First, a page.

Sometimes in sports, certain athletes remain ingrained in your memory. For me, Kayla Mack is one of those athletes.
She’s the girl who was constantly smiling, doing cartwheels on the field and loudly cheering on every member with an unflappable energy. I remember her giving everything 100 per cent, even in running practices. While some of us hid behind the hill, Kayla pushed herself every step of the way, showing an incredible drive for excellence.
That’s why I am not surprised she was the only Saskatchewan representative on the Canadian rugby team that just had its best run in history in the World Cup.
I caught Kayla for a few minutes during her whirlwind return to Saskatoon, just days after finishing with a silver medal. Canada lost the final game against England in Paris.
“It’s still just crazy to be home,” she said. “You’re there for a month. It’s the most intense tour you’ve ever been on, and everybody is at their best. This is it; women retire after this. This is where I want to be.
“I lived, breathed and ate rugby.”
She’s an ear-to-ear smile kind of girl. The same energy that she had as a kid, the same drive I remember from soccer, remains. When I asked her what she contributes to Team Canada, she is honest about her role.
“When I was younger I wasn’t overly skilled or super athletic, but I worked really hard. I guess the reason that I originally got scouted, and the reason I’m still there, is that I’m essentially just a workhorse. I go and go and go until I can’t go anymore. That’s always been my thing.”
Her thing worked. After quitting her job to train full-time, Kayla put all her eggs in one basket, a basket that was called Team Canada. Though the official roster came out July 1, Kayla and her teammates found out around two weeks prior to the release.
“It was so exciting, and also a little bit relieving. I knew if I didn’t make the team, that would have been the last four years of my life working up to this gone,” she said. “That email came, and there was that pit in my stomach. I opened it and it said, ‘Congratulations, you’ve been selected.’ I couldn’t stop smiling for days.”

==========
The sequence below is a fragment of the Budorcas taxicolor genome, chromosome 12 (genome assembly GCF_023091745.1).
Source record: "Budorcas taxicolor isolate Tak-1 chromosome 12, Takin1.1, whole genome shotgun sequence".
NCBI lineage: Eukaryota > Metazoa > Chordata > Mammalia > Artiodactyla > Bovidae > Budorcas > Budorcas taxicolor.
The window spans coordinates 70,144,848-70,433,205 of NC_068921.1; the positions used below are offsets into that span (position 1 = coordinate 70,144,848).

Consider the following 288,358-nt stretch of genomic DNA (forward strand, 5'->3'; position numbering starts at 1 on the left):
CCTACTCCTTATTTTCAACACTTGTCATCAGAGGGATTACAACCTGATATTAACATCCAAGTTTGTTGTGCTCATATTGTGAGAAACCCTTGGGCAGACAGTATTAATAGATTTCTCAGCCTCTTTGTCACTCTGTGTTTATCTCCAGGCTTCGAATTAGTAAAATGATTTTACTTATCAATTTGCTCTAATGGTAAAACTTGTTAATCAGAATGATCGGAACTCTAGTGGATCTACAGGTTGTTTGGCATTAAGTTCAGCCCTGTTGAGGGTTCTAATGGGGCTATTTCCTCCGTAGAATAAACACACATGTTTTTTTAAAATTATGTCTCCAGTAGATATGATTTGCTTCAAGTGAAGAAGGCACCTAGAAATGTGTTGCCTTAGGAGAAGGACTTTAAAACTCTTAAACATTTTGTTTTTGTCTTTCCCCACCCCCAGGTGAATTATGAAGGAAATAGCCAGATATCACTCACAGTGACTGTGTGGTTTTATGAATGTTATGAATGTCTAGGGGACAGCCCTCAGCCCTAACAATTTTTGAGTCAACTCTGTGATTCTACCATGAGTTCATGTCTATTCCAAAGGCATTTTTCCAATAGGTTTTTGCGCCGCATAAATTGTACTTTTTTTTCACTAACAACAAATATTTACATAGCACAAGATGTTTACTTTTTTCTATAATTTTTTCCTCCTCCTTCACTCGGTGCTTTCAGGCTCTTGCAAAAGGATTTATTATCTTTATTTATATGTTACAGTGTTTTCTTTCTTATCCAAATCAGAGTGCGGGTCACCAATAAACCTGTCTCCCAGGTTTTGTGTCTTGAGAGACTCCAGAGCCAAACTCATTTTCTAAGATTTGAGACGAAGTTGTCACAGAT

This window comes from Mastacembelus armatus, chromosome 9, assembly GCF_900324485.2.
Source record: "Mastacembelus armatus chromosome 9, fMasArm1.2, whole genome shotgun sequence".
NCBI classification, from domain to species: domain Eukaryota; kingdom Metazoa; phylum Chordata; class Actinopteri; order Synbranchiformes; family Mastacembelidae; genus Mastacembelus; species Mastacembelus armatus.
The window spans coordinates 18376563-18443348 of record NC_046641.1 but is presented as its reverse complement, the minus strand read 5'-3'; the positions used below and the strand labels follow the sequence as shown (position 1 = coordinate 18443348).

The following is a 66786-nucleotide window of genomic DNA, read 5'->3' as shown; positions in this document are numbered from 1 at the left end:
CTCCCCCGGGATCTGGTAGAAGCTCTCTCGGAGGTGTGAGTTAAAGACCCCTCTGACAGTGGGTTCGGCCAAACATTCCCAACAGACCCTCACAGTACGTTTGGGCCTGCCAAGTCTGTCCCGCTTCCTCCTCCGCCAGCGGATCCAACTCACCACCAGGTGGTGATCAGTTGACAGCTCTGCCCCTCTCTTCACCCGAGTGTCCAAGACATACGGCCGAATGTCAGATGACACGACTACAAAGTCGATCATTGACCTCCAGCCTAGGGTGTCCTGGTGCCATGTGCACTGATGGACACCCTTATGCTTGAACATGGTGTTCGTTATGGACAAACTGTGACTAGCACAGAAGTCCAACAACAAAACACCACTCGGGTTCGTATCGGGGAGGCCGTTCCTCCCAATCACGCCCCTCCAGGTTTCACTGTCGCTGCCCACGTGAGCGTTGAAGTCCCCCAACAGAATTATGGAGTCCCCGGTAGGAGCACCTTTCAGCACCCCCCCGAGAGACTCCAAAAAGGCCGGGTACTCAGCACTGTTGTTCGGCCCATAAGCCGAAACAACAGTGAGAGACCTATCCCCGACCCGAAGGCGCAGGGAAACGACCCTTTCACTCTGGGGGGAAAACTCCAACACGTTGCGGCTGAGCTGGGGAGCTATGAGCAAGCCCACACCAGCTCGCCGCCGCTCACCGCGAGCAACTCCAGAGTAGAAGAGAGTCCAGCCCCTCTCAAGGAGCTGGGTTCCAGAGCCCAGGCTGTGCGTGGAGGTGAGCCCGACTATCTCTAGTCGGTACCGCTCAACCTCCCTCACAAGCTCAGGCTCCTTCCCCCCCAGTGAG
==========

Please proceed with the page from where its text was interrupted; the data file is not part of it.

Kayla travelled with Team Canada to Paris for the beginning of the tour on Aug. 1. Going into the tournament, she had confidence in her team’s ability to produce wins.
“I think we knew that if we performed that we could make it to the top. We knew that we had a team. If we came together and we peaked at the right time, then it was possible.”
She was right. After battling their way through country after country, Canada made it to the final on Aug. 17 against England. Friends and family from around the world watched on television, including Kayla’s baba (grandma), who “probably has no idea what is going on,” she said.
After what Kayla called the most physical match of her life, it came down to the wire in the final minutes.
“Half the time I wasn’t breathing. Once I got on there, it was so quick. It was so physical. Little things would happen. Something wouldn’t fall our way. We wouldn’t catch a pass. A ball would get stolen. I was so confident we were going to get one more and it just didn’t happen.
“I think anyone who has played sports knows that coming off a loss is tough. The moment the whistle blew, we all stopped and looked at each other and we were just like, ‘We were so close.’ ”
I admire Kayla for her honesty and transparency after the tough loss. When I asked her about future plans, she is already thinking about the next World Cup in three years. Rugby is her life now, and she can’t imagine what it would be like without her team, her teammates and her passion.
“I almost didn’t go to my first rugby opportunity, and I am eternally grateful that I did. I’ve seen the world and I’ve met the most amazing people that I probably will ever meet.”
A Saskatchewan girl through and through, Kayla is still thinking of others in her home province. Though most universities in Canada now have a rugby team, the University of Saskatchewan hasn’t put up a roster yet.
“I think Saskatoon is ready for rugby. It’s a growing city. There’s so many young people moving here, and there’s so much opportunity for it to grow. It’s one of the fastest-growing sports in Canada, and it’s going to hit us, hopefully sooner than later. And, when it does, I hope to be a big part of that.”
The next step for Kayla is a move to Victoria in September to train with Canada’s national sevens team. One thing is certain: Wherever this friendly, self-dubbed “workhorse” goes, she will make Saskatchewan proud.